KTH, School of Computer Science and Communication (CSC), High Performance Computing and Visualization (HPCViz). Basque Center for Applied Mathematics, Spain.
    Villate, J. L.
    Adaptive simulation of unsteady flow past the submerged part of a floating wind turbine platform2015In: MARINE 2015 - Computational Methods in Marine Engineering VI, International Center for Numerical Methods in Engineering (CIMNE), 2015, p. 35-46Conference paper (Refereed)
    Abstract [en]

    Offshore floating platforms for wind turbines represent challenging concepts for designers trying to combine an optimal compromise between cost effectiveness and performance. Modelling of the hydrodynamic behaviour of the structure is still the subject of wide debate in the technical communities. The assessment of the hydrodynamics of the support structure is not an easy task as the floaters consist of an assembly of columns, braces and pontoons, commonly also with heave plates: Each of these components corresponds to a different hydrodynamic model and it further interacts with the other elements. This results in very complex non-linear modeling, which makes it necessary to resort to computational fluid dynamics (CFD) methods for the evaluation of the combined hydrodynamics. In the framework of the collaboration between the Basque Centre for Applied Mathematics (BCAM) and Tecnalia R&I, the interaction of the sea flow with a semisubmersible floating offshore wind platform have been calculated by using the open source solver Unicorn in the FEniCS-HPC framework when subject to a steady inflow. The prototype of the platform consists in a semi-submersible 4-columns column stabilized platform - NAUTILUS Floating Solutions concept-; columns are connected by a rigid ring pontoon provided with heave damping plates at the bottom. The novelty of the approach in FEniCS-HPC hinges upon an implicit formulation for the turbulence, a cheap free slip model of the boundary layer and goal-oriented mesh adaptivity [8, 6, 9, 20, 1]. We find that the results are consistent with experimental results for cylinders at high Reynolds number.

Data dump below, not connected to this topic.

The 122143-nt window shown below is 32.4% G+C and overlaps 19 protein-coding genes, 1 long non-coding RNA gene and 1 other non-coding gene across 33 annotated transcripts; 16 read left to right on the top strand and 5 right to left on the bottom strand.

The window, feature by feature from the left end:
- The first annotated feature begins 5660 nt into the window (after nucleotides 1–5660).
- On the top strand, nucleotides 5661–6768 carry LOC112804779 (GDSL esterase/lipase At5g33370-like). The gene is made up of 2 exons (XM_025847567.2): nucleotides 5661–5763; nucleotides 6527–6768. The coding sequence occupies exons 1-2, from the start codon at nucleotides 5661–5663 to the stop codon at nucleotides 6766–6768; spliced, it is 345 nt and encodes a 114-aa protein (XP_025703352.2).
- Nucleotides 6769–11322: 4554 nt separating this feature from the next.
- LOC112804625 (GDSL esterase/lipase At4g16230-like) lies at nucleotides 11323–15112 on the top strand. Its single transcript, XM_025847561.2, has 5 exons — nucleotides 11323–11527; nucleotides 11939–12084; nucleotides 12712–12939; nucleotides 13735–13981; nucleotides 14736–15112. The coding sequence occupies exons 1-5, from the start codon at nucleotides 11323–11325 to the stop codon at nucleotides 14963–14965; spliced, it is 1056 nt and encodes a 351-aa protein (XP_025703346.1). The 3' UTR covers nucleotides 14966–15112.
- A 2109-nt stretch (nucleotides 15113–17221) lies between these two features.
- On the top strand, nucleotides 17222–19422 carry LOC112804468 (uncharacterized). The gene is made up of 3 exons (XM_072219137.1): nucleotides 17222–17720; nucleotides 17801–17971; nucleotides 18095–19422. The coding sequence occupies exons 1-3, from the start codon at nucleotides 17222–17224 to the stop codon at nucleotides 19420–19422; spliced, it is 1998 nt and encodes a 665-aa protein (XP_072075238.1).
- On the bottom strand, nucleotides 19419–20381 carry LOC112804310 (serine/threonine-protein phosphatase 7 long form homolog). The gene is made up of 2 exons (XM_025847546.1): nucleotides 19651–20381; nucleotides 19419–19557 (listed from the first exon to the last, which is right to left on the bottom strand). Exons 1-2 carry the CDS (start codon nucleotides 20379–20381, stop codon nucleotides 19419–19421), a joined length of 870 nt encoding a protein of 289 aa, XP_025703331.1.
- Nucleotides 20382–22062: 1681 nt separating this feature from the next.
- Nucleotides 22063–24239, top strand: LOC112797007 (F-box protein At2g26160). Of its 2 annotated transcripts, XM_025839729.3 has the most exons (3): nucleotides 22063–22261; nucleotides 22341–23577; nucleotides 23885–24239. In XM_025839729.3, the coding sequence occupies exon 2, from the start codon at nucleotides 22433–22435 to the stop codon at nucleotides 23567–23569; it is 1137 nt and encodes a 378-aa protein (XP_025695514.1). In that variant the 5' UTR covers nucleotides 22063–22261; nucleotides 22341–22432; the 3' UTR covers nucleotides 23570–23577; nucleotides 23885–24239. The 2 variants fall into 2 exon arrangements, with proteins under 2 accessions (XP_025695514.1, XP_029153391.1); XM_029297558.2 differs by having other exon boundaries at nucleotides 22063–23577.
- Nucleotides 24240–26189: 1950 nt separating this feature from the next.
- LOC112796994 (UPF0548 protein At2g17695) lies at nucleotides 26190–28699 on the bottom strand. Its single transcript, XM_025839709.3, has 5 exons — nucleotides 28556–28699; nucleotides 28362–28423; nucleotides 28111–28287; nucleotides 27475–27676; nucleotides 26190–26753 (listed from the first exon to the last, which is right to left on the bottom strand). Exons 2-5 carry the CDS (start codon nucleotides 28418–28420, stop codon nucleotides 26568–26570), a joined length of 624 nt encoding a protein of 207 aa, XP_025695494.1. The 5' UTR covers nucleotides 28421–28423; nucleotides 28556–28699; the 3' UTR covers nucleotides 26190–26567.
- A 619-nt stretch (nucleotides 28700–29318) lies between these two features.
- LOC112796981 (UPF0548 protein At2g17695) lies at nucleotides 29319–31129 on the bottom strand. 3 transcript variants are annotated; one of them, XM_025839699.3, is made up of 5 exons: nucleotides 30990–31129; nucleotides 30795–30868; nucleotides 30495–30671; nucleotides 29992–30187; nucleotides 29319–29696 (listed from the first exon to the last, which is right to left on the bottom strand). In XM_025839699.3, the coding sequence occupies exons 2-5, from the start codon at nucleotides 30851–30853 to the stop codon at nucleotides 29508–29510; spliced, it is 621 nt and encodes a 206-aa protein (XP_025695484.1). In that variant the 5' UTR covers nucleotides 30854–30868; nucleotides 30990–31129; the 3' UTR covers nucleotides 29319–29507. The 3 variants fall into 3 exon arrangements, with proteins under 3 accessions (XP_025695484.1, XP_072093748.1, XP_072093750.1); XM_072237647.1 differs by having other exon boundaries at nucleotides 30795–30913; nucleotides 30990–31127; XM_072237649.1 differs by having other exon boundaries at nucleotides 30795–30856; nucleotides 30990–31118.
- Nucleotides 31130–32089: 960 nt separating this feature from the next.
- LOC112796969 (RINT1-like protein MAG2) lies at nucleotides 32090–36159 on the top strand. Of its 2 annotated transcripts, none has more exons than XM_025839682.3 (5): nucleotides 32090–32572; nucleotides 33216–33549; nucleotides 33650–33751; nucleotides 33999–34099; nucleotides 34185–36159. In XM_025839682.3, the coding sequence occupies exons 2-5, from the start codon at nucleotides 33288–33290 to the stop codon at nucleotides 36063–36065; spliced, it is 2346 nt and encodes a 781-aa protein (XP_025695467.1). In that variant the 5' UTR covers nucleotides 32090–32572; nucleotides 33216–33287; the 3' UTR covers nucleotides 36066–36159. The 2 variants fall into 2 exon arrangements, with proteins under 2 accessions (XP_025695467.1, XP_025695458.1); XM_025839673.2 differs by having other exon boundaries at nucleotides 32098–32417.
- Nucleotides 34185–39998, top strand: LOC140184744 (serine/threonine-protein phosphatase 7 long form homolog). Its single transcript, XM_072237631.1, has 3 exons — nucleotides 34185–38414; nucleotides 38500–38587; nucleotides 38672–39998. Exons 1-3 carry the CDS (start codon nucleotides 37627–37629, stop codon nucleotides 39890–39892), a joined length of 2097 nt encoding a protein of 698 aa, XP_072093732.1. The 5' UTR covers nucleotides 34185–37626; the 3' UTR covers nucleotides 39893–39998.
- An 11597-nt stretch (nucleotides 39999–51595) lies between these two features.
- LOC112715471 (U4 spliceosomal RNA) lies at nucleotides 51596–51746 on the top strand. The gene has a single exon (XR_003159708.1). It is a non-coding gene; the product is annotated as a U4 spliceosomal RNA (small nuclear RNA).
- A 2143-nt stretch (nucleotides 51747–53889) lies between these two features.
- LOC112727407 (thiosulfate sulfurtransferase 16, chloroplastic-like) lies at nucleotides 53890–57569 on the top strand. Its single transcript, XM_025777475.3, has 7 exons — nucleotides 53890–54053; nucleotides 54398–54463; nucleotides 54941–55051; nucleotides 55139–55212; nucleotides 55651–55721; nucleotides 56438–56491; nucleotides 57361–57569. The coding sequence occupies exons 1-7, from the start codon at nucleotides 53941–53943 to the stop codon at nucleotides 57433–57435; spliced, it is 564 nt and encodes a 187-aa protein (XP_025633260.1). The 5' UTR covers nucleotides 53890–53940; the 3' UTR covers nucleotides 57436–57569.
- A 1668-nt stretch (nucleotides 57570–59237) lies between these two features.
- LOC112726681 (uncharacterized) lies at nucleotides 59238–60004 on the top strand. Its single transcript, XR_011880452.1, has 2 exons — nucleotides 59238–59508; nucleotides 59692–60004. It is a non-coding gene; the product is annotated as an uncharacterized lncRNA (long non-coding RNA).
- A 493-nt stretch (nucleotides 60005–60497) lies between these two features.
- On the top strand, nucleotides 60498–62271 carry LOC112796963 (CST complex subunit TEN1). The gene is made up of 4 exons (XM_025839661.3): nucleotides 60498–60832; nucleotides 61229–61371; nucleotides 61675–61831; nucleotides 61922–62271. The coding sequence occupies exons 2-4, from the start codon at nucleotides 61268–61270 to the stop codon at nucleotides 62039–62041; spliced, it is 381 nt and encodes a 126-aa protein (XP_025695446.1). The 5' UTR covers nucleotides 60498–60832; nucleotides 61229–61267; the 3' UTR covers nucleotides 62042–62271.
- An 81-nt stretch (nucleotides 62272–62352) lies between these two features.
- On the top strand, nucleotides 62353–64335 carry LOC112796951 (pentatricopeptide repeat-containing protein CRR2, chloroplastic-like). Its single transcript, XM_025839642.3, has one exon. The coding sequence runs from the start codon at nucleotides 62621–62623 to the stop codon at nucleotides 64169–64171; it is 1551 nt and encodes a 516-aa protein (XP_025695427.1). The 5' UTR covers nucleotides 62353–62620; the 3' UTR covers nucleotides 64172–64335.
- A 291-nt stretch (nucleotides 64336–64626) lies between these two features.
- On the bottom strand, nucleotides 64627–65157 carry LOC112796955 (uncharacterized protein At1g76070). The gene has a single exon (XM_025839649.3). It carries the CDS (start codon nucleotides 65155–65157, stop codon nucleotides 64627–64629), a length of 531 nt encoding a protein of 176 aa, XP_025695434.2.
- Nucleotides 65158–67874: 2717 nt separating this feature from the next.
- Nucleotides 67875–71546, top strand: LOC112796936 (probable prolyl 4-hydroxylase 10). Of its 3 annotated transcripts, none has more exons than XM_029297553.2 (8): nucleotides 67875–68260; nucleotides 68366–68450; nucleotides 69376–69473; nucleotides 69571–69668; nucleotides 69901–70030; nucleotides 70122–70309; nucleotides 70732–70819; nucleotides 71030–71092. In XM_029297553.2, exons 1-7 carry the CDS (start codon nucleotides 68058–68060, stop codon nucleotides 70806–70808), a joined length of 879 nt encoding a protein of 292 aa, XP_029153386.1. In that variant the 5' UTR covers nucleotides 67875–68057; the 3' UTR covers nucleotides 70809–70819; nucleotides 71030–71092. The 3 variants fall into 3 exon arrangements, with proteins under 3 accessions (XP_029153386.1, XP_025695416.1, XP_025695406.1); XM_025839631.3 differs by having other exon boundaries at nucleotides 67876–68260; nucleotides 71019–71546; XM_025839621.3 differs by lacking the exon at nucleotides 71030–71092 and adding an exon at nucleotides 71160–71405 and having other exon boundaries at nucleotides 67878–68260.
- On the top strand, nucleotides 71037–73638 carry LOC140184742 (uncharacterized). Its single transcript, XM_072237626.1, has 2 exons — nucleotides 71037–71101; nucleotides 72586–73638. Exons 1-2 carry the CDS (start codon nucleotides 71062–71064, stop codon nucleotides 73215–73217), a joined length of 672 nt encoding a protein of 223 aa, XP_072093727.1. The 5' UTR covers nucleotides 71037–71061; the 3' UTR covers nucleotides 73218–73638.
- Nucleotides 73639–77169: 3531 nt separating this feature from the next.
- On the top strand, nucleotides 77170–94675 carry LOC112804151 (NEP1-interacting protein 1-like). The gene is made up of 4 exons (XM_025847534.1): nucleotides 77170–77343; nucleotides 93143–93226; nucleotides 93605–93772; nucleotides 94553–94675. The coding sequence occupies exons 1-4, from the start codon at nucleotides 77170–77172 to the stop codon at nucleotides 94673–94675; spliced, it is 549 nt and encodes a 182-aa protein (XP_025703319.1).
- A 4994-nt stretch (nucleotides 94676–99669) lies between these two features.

• 69.
    Jansson, Johan
    et al.
    KTH, School of Computer Science and Communication (CSC), High Performance Computing and Visualization (HPCViz).
    Spühler, Jeannette
    KTH, School of Computer Science and Communication (CSC), High Performance Computing and Visualization (HPCViz).
    Degirmenci, Cem
    KTH, School of Computer Science and Communication (CSC), High Performance Computing and Visualization (HPCViz).
    Hoffman, Johan
    KTH, School of Computer Science and Communication (CSC), High Performance Computing and Visualization (HPCViz).
    Automated error control in finite element methods withapplications in fluid flow2014Report (Other academic)
    Abstract [en]

    In this paper we present a new adaptive finite element method for thesolution of linear and non-linear partial differential equationsdirectly using the a posteriori error representation as a local errorindicator, with the primal and dual solutions approximated in the samefinite element space, here piecewise continuous linear functions onthe same mesh. Since this approach gives a global a posteriori errorrepresentation that is zero due to Galerkin orthogonality, the errorrepresentation has traditionally been thought to contain noinformation about the error. However, for elliptic andconvection-diffusion model problems we show the opposite, that locallythe orthogonal error representation behaves very similar to thenon-orthogonal error representation using a higher order approximationof the dual.  We have previously proved an a priori estimate of thelocal error indicator for elliptic problems, and in this paper weextend the proof to convection-reaction problems. We also present aversion of the method for non-elliptic and non-linear problems using astabilized finite element method where the a posteriori errorrepresentation is no longer orthogonal. We apply this method to thestationary incompressible Navier-Stokes equation and perform detailednumerical experiments which show that the a posteriori error estimateis within a factor 2 of the error based on a reference value on a finemesh, except in a few data points on very coarse meshes for anon-smooth test case where it is within a factor 3.